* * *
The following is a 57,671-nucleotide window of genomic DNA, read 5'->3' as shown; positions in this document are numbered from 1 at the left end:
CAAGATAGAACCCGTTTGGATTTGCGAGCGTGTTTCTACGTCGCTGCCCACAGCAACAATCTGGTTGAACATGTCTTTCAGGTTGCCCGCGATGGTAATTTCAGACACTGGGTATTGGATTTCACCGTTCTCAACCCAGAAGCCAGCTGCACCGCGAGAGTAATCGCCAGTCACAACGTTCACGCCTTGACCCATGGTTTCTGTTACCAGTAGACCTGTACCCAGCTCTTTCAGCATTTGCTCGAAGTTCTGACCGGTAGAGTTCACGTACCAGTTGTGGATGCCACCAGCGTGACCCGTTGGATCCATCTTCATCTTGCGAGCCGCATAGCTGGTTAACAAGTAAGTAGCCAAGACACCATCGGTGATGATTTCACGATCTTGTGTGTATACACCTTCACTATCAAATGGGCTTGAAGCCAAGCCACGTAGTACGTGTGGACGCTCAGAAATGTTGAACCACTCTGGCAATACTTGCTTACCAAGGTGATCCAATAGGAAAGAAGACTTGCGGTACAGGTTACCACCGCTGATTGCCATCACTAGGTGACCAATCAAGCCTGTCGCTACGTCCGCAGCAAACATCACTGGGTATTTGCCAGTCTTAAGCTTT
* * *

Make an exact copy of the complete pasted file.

The following is a 57,671-nucleotide window of genomic DNA, read 5'->3' as shown; positions in this document are numbered from 1 at the left end:
CAAGATAGAACCCGTTTGGATTTGCGAGCGTGTTTCTACGTCGCTGCCCACAGCAACAATCTGGTTGAACATGTCTTTCAGGTTGCCCGCGATGGTAATTTCAGACACTGGGTATTGGATTTCACCGTTCTCAACCCAGAAGCCAGCTGCACCGCGAGAGTAATCGCCAGTCACAACGTTCACGCCTTGACCCATGGTTTCTGTTACCAGTAGACCTGTACCCAGCTCTTTCAGCATTTGCTCGAAGTTCTGACCGGTAGAGTTCACGTACCAGTTGTGGATGCCACCAGCGTGACCCGTTGGATCCATCTTCATCTTGCGAGCCGCATAGCTGGTTAACAAGTAAGTAGCCAAGACACCATCGGTGATGATTTCACGATCTTGTGTGTATACACCTTCACTATCAAATGGGCTTGAAGCCAAGCCACGTAGTACGTGTGGACGCTCAGAAATGTTGAACCACTCTGGCAATACTTGCTTACCAAGGTGATCCAATAGGAAAGAAGACTTGCGGTACAGGTTACCACCGCTGATTGCCATCACTAGGTGACCAATCAAGCCTGTCGCTACGTCCGCAGCAAACATCACTGGGTATTTGCCAGTCTTAAGCTTT